The Bill of Rights became a part of the United States Constitution 223 years ago this month (December 15, 1791). The first 10 amendments were ratified by the original colonies-turned-states with great debate. Only 17 amendments have been added since then – and none since 1992. Oddly, that amendment was submitted by Congress to the states for ratification in 1789 - before The Bill of Rights – and took over 202 years to get ratified by enough states, setting a record. The amendment prohibits any law that increases or decreases the salary of members of Congress from taking effect until the start of the next set of terms for the House of Representatives.
Over the years, 33 amendments have been adopted by Congress and sent to the states for ratification. Only six never made it. However, over 11,500 proposals to amend the Constitution have been introduced in Congress since 1789.
It is quite difficult to get an amendment passed. First, you need a good idea that will get millions of dollars of support. Second, you need a good PR campaign. Gee, it sounds like book publishing. But what you’ll really need is this:
A two-thirds majority of both the Senate and the House of Representatives to pass it OR two-thirds (34) of the states voting to have a national convention. Once either thing takes place – no easy feat – you need ¾ of the state legislatures (38) to ratify it OR you must hold state-ratifying conventions in ¾ of the states.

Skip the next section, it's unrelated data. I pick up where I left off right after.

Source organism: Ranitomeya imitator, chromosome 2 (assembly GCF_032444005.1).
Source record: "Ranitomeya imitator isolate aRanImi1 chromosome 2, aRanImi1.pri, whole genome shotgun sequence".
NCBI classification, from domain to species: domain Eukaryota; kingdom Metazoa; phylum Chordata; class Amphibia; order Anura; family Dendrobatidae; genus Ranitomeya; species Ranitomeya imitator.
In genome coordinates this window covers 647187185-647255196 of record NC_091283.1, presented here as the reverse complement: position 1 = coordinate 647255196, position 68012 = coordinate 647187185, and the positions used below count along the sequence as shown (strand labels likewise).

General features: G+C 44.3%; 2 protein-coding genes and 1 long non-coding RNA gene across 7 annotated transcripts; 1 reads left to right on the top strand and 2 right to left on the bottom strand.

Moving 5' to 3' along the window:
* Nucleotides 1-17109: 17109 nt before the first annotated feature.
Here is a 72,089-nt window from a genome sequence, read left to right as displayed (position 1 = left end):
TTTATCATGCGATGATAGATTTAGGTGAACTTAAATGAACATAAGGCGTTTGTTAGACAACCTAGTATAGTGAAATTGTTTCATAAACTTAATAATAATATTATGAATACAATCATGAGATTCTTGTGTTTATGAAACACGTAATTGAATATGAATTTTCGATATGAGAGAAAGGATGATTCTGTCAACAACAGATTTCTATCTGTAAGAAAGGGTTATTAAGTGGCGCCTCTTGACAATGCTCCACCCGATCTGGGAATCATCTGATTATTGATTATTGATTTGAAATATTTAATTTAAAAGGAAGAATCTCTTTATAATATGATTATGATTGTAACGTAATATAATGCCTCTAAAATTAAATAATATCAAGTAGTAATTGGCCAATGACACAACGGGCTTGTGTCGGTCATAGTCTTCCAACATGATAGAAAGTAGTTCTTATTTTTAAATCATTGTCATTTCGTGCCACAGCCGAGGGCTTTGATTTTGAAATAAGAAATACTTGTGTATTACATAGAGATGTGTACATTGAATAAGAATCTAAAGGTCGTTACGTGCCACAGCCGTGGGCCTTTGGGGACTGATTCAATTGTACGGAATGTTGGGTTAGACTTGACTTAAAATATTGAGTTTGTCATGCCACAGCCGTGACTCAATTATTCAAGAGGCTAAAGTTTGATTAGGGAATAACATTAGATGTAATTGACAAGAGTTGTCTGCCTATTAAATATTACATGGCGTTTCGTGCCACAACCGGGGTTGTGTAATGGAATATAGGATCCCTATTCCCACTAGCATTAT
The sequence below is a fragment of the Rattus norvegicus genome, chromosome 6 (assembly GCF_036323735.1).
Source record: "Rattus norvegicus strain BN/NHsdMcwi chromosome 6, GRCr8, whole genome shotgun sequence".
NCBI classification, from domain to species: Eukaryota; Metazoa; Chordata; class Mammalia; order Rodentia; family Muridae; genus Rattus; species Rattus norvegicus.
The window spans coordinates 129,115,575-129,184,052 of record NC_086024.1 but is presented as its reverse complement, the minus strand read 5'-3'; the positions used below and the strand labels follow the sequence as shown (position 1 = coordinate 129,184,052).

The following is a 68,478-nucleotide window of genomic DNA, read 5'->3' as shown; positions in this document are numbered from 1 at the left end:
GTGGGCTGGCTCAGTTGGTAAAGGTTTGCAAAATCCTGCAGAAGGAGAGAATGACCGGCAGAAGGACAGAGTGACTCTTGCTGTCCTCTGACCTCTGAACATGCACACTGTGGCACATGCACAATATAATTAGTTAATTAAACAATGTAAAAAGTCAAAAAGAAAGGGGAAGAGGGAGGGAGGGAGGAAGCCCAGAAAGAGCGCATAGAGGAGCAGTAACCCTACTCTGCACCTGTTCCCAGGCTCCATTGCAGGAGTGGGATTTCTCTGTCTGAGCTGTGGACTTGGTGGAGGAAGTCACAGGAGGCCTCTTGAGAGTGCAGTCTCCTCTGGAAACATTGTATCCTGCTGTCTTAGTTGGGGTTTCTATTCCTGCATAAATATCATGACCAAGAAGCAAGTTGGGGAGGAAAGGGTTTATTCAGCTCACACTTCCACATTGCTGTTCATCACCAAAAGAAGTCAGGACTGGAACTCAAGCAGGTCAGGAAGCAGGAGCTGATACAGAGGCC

Originally, 17 amendments were approved by the House for The Bill of Rights, but only 12 were approved bythe Senate. Of the dozen, two were not approved by the states.
Most people, despite years of American history in school, can’t name most of the rights listed in The Bill of Rights. These days the Second Amendment comes up for debate because of the rampant gun violence plaguing America. The Third Amendment seems irrelevant – about housing soldiers. The fourth pops up, as it covers unlawful searches and seizures. The Fifth Amendment is about double jeopardy and eminent domain. The Sixth covers speedy trials. The Seventh says you have the right to a trial jury. The Eighth says no to unusual punishment by the government. The Ninth is never talked about and the Tenth says the states can take on powers not delegated to the US by the constitution. But the biggest amendment – and my favorite – is the First Amendment. Let’s read it together:
“Congress shall make no law respecting an establishment of religion, or prohibiting the free exercise thereof; or abridging the freedom of speech, or of the press; or the right of the people peaceably to assemble, and to petition the Government for a redress of grievances.”
Our prized content, from movies and blogs to newspapers, television and radio, is protected free speech. So are books. We all have the right to speak our views – and many feel we have an obligation to do so.
We must keep testing the limits of these rights and to push the envelope of our civic duties. We are to be good citizens of the world and it begins with the sharing of ideas, news, opinions, and dreams of all sizes and shapes. Be glad there are opposing viewpoints and ignorant statements swimming around the Internet and traditional media. It means the First Amendment is alive and well.
Happy Birthday, First Amendment.
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Brian Feinblum’s views, opinions, and ideas expressed in this blog are his alone and not that of his employer, Media Connect, the nation’s largest book promoter. You can follow him on Twitter @theprexpert and email him at email@example.com. He feels more important when discussed in the third-person. This is copyrighted by BookMarketingBuzzBlog © 2014
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